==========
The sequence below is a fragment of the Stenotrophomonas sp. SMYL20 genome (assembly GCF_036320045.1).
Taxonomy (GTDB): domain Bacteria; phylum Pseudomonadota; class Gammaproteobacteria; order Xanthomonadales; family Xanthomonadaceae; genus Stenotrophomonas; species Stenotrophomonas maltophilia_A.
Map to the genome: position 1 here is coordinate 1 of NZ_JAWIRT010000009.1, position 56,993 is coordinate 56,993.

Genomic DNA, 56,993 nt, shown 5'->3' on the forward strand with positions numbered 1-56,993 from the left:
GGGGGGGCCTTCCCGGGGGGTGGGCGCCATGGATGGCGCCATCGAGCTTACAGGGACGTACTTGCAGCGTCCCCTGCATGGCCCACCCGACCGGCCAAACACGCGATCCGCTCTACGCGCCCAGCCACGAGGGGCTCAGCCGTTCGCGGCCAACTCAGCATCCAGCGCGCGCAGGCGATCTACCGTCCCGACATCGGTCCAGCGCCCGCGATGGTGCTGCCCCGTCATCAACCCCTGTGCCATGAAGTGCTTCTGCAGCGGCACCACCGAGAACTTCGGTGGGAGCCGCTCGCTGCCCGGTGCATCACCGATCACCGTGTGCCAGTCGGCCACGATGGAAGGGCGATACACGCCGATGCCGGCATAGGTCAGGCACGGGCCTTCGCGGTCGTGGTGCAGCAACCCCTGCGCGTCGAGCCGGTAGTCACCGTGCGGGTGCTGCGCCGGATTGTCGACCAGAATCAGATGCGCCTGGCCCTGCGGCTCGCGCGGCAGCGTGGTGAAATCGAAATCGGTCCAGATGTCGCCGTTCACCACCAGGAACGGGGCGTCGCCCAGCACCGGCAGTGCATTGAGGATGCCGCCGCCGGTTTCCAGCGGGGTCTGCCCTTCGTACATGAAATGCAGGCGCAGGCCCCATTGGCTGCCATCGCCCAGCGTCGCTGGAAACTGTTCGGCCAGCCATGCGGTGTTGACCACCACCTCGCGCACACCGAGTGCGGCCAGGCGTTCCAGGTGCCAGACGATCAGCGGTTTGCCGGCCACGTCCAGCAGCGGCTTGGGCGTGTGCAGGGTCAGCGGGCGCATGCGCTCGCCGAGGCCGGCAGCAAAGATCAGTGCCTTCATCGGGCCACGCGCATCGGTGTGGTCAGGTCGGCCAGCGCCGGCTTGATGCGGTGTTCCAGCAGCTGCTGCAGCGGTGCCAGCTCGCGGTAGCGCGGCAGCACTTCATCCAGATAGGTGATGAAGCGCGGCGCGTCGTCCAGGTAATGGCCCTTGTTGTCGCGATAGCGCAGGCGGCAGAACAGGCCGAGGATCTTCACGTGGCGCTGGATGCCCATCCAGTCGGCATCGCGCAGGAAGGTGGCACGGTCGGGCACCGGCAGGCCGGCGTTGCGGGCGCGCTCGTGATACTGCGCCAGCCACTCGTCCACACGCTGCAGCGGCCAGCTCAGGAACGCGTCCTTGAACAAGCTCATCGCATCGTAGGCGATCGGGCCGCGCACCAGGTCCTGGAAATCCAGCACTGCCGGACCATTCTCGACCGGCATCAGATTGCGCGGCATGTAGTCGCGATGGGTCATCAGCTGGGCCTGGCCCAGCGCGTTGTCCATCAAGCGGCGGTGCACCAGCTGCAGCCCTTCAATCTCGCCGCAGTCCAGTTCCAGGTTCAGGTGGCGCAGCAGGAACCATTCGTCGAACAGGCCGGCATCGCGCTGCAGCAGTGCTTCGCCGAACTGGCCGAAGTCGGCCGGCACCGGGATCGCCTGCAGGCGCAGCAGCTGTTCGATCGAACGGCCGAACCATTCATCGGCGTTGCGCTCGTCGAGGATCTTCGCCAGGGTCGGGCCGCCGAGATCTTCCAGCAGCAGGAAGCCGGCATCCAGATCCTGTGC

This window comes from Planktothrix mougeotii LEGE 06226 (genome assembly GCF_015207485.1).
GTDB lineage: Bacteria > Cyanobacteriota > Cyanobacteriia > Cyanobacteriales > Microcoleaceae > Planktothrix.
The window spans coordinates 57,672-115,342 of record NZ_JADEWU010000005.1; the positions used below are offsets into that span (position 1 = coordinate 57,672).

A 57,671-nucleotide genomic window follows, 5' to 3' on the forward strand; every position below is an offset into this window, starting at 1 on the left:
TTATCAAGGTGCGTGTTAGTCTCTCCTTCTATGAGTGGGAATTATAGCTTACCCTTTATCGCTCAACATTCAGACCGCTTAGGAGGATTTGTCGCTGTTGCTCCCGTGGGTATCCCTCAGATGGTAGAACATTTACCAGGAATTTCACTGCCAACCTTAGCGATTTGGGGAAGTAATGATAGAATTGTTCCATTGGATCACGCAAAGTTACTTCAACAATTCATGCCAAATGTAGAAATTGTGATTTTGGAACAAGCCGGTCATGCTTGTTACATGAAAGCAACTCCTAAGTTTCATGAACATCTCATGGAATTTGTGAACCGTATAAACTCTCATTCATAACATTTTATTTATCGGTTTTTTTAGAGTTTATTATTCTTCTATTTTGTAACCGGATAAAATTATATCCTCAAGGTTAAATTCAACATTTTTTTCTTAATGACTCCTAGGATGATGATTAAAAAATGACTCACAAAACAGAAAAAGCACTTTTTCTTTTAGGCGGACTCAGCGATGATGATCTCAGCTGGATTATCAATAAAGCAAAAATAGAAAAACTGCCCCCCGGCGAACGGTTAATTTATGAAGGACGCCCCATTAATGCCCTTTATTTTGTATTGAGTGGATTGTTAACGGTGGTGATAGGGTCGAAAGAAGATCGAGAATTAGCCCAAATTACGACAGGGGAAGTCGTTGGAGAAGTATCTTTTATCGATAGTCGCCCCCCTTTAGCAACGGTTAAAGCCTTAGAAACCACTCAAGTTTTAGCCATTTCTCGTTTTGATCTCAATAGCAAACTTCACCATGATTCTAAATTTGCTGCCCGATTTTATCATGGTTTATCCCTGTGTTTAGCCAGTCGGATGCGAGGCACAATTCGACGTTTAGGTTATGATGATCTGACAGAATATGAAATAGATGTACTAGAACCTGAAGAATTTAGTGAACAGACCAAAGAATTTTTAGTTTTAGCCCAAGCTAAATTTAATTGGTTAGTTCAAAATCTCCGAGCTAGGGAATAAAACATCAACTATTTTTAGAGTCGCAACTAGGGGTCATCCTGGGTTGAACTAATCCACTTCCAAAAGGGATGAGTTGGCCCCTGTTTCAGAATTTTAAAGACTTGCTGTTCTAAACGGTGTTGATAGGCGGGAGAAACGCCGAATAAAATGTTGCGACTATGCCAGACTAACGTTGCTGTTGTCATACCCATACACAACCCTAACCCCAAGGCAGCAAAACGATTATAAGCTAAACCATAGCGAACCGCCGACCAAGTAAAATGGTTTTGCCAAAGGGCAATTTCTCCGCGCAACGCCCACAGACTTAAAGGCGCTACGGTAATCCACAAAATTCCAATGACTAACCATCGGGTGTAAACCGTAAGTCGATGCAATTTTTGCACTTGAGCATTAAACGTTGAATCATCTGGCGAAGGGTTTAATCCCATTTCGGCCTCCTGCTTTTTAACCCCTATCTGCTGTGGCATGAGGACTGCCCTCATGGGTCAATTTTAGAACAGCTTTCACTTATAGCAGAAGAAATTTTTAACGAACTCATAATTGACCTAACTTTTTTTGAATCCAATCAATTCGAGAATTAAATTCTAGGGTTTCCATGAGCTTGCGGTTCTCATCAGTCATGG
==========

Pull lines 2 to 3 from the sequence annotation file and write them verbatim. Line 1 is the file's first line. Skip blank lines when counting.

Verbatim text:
Taxonomy (GTDB): domain Bacteria; phylum Pseudomonadota; class Gammaproteobacteria; order Xanthomonadales; family Xanthomonadaceae; genus Stenotrophomonas; species Stenotrophomonas maltophilia_A.
Map to the genome: position 1 here is coordinate 1 of NZ_JAWIRT010000009.1, position 56,993 is coordinate 56,993.